After having this lens for perhaps two weeks, today was the first chance I got to take it outdoors for a shoot. Previously I did some basic tests indoors and on a tripod, and the results were quite surprising in that this lens can produce images with good quality despite its very expansive and controversial zoom range:
Since a trip to the zoo is quite a big undertaking for me, I instead went to the Botanical Gardens, a nice pocket of peace and greenery. Here I ended up testing the 300mm end almost exclusively, and also shot subjects near the MFD. All these were done handheld, hence the subpar quality in some cases. After today's shoot I made a few observations.
This thing is a beast! It's extremely heavy. On a 1-series body the whole thing feels a little back-heavy but otherwise well-balanced. When extended fully it can be a challenge to handle for the not-so-strong. After handling it and shooting continuously for only three and a half hours, I'm now feeling the strain especially in my right hand.
It is a push-pull zoom, just like the popular 100-400mm. But Canon seems to have (consciously or unconsciously) added something else to the functionality of this zoom. In the past when I used the 100-400mm, I noticed that if I pointed the camera downwards without tightening the zoom friction ring, the lens would extend and finally stop with a hard 'clunk'. In the 28-300mm, there is some resistance between the 200-300mm mark. Hence if the lens is pointed downwards by accident, the lens seems to extend but stop short of hitting its end.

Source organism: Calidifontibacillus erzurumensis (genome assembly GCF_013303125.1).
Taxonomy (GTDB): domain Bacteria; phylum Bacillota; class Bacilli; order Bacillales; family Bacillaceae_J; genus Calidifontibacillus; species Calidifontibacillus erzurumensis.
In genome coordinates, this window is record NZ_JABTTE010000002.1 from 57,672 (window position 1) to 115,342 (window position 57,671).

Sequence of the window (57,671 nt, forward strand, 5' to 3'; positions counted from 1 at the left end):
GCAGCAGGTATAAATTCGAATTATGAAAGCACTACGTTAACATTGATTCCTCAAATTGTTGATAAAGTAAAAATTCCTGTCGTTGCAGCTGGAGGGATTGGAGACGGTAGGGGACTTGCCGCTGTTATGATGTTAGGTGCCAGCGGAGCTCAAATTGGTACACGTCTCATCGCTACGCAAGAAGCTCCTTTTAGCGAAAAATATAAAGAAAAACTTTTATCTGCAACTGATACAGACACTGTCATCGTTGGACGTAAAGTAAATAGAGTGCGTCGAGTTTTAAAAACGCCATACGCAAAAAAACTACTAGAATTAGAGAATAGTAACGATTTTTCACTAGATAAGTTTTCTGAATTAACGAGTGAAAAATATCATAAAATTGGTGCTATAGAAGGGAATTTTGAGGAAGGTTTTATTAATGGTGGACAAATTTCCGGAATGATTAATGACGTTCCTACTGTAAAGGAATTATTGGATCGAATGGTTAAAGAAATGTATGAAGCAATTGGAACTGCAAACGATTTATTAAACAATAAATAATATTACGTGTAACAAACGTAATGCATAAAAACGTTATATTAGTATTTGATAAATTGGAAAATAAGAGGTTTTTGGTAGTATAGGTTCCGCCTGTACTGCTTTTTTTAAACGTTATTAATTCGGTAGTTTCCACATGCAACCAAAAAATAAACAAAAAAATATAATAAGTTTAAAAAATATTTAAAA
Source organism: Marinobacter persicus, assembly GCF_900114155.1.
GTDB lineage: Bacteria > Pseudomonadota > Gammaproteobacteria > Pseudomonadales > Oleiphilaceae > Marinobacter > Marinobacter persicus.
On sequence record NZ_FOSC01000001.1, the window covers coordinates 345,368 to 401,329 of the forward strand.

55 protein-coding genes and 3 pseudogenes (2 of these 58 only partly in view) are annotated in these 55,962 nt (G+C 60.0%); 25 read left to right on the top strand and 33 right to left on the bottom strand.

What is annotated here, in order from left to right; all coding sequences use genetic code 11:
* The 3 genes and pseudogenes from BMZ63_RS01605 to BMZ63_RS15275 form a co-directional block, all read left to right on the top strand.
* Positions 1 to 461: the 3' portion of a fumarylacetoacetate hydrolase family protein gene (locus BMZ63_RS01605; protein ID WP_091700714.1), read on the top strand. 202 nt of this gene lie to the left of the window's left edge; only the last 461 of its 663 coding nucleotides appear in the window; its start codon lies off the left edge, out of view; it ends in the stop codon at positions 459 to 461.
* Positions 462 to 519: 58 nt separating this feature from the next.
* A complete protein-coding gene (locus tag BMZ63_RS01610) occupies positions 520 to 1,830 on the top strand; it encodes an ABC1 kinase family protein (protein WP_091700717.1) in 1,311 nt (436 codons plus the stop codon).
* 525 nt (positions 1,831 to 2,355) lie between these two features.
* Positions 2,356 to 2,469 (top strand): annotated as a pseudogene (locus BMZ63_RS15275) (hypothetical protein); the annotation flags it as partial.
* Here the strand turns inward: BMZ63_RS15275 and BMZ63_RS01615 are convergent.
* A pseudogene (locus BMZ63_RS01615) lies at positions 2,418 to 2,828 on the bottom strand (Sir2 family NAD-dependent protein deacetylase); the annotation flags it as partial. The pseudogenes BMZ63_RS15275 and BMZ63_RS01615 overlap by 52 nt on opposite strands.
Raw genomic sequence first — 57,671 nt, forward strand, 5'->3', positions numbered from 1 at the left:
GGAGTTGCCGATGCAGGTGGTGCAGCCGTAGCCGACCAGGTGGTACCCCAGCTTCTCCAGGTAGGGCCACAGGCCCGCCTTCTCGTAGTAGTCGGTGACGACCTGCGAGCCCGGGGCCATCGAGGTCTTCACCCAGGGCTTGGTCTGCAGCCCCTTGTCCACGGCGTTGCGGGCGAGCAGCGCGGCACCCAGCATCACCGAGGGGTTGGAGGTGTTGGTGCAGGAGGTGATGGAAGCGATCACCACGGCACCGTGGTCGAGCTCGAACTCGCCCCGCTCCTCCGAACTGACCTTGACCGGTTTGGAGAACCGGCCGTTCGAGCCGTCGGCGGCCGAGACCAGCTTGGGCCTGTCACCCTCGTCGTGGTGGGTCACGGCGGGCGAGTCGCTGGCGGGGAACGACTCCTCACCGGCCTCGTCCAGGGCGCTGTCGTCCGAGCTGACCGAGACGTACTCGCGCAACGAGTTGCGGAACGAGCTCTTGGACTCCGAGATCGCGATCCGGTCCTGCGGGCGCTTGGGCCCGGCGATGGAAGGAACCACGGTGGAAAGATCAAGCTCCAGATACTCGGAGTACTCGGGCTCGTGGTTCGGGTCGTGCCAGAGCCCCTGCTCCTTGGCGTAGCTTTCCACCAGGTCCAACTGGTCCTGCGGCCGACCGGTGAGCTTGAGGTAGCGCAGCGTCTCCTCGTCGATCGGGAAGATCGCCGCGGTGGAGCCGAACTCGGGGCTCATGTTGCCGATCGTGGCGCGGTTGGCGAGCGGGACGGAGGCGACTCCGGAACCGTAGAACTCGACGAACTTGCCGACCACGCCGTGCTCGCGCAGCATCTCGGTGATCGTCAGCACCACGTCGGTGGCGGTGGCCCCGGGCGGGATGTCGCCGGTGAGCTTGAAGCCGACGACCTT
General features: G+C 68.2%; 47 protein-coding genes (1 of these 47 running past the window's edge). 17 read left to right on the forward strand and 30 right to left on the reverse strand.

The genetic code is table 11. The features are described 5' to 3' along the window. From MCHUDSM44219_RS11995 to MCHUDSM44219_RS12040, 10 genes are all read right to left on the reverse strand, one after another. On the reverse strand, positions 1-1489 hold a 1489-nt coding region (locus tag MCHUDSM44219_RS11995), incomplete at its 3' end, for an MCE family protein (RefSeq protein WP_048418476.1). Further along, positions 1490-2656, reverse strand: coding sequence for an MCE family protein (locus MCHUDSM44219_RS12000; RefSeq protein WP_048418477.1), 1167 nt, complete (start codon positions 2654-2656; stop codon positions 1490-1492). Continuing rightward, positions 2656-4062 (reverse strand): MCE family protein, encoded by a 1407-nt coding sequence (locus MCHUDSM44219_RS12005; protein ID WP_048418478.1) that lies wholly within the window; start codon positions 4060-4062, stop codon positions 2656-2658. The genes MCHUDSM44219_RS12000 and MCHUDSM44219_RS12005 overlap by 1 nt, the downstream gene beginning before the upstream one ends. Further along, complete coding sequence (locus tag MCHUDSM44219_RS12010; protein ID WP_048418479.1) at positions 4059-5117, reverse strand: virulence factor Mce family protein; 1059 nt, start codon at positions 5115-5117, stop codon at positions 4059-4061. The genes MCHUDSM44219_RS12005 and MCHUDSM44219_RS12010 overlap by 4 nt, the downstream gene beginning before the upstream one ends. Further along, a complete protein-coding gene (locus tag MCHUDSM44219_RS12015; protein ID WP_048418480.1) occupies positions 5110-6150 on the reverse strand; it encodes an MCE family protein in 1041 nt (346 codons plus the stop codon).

Conversely, once the lens is at the 300mm mark, there appears to be a 'soft lock' and if the camera is tilted upside down, the lens does not retract back even if the zoom friction ring has been completely loosened. This is a very nice feature! That said I always ensure I retract the lens completely and tighten the ring before moving anywhere.
Image quality, although good, obviously doesn't get anywhere near that of prime lenses, but it may be able to rival consumer zooms with much more conservative zoom ratios. RAW images needed slightly more aggressive sharpening (Level 4 in DPP), but once done the images get their 'pop', as can be expected. This lens is impressively sharp at the middle of its zoom range. It appears to be softer at either of its ends, but then again, not consistently. I suspect there's a learning curve involved.
I have no complaints about focusing speed, which is decent by any standards, and particularly impressive considering the zoom range. IS is a beauty...all three stops worth of it. It's especially important when you consider that the weight will eventually tire you, and handshake becomes even more severe. It allowed me to handhold at 1/8s for a photo of a small man-made waterfall...long enough to get a silky water effect.
This lens has excellent close-focusing abilities. While it won't get you frame-filling photos of small dragonflies, it is great for flowers and small animals still. Paired together with a 500D closeup filter, it might make for a good naturalist's lens. This lens, plus a 400mm f/5.6L or 500mm f/4L on a 1D-series is conceivably very nice for a safari.
So anyway, while I'm not sure how long this thread will last, and how long I'll keep this lens (because it's too heavy for me), here's some purely demonstrative (not meant to be artistic) photos from my first outdoor trip with the 28-300mm 'Perfect Partner'.
Fall in love.
This dragonfly is pretty small:
A waterfall at 1/8s:
Barrels of cactus at 300mm:
A toad at 300mm:
And the obligatory duck shot: